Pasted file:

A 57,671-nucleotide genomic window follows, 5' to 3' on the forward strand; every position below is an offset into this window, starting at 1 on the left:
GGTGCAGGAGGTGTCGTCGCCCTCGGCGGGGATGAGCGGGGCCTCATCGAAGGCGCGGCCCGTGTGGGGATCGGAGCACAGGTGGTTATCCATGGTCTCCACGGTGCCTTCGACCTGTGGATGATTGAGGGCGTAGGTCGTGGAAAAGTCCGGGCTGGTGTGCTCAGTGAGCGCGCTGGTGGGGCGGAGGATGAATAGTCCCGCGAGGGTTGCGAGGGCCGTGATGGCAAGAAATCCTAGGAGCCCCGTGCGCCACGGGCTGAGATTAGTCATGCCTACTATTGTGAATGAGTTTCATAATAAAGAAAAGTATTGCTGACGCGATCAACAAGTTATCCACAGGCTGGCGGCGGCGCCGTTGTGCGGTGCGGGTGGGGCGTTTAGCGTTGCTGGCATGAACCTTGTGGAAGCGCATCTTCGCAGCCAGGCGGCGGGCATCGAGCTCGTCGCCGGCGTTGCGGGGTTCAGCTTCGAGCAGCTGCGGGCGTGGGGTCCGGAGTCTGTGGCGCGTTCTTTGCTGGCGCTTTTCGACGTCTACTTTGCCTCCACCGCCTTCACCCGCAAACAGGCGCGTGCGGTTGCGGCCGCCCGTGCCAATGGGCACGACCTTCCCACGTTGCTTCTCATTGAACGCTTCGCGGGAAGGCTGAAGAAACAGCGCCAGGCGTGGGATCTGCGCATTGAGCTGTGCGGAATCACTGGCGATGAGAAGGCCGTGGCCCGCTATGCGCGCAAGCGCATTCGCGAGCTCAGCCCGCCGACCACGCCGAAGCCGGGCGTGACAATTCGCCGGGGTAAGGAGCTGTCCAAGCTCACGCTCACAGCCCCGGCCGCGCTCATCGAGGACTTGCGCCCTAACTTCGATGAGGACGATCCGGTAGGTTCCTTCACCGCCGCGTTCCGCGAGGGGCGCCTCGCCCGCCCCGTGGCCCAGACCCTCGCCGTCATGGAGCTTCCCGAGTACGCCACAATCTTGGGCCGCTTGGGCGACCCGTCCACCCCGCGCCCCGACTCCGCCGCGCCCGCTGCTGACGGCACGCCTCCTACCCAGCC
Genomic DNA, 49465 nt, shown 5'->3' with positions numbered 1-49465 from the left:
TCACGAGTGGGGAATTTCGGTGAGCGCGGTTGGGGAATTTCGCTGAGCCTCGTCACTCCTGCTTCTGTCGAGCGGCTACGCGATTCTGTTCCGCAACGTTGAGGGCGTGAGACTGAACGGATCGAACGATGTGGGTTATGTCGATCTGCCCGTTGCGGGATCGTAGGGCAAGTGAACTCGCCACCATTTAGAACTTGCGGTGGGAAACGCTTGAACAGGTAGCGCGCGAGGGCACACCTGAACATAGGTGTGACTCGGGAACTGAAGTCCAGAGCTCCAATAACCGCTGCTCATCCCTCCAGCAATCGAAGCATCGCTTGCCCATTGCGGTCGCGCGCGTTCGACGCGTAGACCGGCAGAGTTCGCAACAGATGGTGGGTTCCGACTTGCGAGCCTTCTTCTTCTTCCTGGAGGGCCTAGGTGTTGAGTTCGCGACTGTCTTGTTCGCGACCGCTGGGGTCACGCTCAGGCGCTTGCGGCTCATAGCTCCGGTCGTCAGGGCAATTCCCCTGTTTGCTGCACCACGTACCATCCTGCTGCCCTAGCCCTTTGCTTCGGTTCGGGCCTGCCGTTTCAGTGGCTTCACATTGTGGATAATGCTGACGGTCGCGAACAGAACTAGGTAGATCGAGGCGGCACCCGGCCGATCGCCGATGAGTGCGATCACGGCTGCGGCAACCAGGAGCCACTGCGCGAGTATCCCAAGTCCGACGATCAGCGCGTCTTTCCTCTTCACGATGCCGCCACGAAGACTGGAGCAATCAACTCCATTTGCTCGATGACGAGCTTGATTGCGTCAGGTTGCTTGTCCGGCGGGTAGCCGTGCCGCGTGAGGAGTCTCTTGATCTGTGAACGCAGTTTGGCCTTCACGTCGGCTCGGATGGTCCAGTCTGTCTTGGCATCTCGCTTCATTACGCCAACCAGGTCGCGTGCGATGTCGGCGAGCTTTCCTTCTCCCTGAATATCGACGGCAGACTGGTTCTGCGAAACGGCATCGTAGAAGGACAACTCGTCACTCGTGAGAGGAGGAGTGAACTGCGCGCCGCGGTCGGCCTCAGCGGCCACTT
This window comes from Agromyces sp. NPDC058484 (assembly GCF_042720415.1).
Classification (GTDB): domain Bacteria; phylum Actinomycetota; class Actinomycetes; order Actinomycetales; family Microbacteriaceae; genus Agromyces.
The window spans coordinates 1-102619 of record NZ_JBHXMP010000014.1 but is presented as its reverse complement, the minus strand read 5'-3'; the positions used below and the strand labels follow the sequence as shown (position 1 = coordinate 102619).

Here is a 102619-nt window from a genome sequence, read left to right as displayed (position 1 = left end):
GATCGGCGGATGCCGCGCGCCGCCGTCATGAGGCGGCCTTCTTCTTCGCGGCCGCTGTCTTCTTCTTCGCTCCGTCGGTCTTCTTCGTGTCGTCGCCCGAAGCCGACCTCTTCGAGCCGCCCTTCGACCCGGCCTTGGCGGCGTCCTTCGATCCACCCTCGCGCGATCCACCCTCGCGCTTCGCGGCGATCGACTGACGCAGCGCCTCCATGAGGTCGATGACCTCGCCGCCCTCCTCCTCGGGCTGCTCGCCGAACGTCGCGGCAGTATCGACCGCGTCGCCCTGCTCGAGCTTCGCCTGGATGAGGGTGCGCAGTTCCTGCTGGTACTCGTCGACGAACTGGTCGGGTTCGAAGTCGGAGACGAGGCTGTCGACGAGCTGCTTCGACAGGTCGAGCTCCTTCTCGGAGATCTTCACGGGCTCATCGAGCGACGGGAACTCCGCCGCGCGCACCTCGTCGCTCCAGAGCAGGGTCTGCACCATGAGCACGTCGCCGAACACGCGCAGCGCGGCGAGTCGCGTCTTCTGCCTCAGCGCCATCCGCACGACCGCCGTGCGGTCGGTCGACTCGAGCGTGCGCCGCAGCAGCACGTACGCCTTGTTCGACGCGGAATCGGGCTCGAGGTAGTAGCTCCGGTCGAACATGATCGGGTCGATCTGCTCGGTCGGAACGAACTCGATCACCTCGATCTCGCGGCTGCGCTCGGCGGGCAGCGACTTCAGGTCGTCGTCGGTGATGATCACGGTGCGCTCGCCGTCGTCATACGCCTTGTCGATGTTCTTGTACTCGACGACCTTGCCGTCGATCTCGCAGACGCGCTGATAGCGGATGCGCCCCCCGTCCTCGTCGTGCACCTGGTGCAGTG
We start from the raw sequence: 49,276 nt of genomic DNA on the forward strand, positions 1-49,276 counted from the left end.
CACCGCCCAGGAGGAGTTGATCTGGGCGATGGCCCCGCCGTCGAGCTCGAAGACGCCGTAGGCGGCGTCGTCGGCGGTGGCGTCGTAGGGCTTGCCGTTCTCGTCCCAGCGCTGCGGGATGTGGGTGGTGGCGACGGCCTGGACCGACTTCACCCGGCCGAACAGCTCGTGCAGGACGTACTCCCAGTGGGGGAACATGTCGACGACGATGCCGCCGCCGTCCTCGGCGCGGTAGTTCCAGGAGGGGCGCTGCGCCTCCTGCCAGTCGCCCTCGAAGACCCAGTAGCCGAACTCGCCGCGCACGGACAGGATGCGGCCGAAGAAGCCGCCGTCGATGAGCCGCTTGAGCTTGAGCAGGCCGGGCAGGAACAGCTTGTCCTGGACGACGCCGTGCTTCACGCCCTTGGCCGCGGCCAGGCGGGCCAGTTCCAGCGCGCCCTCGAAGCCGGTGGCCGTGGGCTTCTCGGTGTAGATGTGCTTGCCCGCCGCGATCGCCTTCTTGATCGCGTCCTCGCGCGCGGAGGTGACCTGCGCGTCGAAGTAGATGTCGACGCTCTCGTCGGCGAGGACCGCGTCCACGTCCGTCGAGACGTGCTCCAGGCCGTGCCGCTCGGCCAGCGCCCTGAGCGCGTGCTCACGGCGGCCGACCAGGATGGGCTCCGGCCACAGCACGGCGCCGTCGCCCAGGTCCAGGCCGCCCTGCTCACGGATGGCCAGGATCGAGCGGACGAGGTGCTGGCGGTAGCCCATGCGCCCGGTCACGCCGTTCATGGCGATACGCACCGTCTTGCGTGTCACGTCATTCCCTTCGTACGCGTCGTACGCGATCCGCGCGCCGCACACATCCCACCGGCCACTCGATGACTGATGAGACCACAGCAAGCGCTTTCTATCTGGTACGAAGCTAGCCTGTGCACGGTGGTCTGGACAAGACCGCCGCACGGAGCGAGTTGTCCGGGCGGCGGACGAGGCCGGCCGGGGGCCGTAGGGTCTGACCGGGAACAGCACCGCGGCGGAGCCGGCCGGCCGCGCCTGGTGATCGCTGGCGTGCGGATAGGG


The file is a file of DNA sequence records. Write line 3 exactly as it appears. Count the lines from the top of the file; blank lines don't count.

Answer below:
Genomic DNA, 49465 nt, shown 5'->3' with positions numbered 1-49465 from the left: